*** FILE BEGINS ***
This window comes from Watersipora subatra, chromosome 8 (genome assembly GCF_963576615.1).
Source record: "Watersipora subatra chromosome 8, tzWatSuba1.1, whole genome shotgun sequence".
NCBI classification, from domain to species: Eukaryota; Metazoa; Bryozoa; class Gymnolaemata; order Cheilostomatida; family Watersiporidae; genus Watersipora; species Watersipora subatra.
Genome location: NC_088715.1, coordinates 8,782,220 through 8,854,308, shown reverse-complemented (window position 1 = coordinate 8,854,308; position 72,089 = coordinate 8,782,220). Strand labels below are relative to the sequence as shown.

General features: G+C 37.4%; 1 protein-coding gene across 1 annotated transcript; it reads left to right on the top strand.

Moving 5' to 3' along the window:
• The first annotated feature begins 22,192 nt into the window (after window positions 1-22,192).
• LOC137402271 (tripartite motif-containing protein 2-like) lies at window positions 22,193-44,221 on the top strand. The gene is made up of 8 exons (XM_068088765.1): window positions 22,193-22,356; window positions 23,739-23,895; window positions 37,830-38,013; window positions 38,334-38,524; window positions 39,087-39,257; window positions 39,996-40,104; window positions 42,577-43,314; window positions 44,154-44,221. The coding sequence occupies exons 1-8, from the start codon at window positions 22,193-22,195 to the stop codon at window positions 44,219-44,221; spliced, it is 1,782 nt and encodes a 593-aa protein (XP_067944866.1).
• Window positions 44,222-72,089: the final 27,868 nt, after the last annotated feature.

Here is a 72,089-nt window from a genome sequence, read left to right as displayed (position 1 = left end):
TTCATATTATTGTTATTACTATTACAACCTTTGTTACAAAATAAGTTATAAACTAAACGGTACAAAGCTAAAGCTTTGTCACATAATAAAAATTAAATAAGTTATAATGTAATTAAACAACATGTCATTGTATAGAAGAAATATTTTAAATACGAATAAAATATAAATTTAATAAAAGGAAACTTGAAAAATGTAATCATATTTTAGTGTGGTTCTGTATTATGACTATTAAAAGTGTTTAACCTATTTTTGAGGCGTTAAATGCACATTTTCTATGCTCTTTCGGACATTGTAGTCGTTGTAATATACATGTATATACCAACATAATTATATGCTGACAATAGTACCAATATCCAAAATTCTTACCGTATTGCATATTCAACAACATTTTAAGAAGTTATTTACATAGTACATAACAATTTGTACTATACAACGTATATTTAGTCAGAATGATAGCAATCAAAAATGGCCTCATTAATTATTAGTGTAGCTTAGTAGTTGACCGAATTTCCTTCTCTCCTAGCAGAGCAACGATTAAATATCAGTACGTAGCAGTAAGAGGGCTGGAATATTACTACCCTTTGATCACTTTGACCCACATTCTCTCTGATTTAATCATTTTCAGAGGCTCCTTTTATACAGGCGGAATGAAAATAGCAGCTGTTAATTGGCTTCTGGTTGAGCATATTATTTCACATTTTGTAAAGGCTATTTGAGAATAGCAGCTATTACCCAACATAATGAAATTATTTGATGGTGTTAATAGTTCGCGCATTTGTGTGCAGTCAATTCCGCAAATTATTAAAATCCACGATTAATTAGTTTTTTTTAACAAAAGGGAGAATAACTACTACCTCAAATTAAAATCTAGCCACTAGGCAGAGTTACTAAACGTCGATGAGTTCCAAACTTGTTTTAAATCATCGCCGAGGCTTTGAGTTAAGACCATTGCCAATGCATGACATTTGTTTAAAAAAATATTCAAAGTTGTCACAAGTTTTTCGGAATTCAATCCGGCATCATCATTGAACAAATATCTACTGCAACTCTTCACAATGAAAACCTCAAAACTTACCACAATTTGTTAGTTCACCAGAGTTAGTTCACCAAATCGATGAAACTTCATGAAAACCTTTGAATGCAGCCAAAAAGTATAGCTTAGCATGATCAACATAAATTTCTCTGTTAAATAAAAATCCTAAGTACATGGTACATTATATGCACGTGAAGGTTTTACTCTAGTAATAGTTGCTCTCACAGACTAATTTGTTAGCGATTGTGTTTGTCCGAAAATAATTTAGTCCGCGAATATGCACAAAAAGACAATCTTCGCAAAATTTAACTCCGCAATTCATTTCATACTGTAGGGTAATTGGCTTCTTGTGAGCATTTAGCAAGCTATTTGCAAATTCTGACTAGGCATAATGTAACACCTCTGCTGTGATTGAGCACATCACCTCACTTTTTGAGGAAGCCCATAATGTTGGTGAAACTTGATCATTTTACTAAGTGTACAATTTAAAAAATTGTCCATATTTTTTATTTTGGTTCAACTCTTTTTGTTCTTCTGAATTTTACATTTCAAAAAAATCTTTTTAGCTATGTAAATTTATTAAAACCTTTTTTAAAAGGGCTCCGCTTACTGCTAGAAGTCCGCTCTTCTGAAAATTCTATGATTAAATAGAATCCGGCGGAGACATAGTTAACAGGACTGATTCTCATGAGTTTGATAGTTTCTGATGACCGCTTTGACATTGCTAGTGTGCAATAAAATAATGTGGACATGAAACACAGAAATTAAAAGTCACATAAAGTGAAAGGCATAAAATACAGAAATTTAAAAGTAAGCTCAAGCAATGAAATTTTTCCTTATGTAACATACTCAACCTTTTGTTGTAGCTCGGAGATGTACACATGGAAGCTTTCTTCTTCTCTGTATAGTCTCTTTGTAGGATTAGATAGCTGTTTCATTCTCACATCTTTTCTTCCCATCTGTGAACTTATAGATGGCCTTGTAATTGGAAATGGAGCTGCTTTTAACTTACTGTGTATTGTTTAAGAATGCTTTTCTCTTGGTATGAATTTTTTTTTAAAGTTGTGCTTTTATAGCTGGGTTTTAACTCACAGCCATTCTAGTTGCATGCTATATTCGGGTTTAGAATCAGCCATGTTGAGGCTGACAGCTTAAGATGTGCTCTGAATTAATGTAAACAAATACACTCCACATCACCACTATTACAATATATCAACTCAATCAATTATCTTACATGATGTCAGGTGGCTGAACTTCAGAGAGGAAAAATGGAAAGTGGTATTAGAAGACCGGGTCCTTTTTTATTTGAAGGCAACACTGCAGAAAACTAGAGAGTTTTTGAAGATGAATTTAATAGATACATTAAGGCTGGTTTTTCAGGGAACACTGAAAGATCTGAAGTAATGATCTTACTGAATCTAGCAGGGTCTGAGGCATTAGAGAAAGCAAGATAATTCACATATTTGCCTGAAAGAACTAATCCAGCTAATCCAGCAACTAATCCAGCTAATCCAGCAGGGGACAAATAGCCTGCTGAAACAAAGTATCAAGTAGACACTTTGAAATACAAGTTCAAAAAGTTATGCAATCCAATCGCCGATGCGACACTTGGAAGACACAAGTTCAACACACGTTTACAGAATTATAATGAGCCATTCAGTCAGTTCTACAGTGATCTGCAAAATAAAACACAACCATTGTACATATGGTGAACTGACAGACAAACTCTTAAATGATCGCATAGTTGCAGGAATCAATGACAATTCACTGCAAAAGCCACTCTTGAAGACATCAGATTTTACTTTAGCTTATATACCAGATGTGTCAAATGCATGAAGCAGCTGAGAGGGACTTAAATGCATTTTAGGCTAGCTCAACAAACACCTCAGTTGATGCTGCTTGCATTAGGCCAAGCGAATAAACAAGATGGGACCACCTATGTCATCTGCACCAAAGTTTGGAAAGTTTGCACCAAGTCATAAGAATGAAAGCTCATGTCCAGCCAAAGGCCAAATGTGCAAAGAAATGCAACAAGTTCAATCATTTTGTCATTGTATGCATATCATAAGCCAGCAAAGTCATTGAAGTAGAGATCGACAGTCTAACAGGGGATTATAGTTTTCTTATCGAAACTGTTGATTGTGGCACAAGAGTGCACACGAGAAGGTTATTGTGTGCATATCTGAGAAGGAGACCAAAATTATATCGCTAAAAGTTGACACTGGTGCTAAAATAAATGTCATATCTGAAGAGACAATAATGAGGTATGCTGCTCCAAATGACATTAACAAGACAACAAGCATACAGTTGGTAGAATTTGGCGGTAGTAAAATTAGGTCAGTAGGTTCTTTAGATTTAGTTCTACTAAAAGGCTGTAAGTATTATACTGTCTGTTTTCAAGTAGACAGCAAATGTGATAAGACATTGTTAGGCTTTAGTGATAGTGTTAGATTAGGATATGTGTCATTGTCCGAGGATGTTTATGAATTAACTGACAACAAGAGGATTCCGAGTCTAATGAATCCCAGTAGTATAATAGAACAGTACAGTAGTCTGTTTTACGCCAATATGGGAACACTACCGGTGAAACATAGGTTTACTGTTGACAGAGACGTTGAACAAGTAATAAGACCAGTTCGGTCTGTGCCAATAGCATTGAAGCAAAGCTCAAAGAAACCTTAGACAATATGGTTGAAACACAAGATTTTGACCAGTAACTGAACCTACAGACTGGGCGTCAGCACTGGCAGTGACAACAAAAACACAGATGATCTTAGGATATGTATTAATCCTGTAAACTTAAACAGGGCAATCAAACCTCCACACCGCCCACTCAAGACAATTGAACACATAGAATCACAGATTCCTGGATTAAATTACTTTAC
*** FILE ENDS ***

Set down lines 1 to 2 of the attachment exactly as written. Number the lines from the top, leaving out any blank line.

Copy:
This window comes from Watersipora subatra, chromosome 8 (genome assembly GCF_963576615.1).
Source record: "Watersipora subatra chromosome 8, tzWatSuba1.1, whole genome shotgun sequence".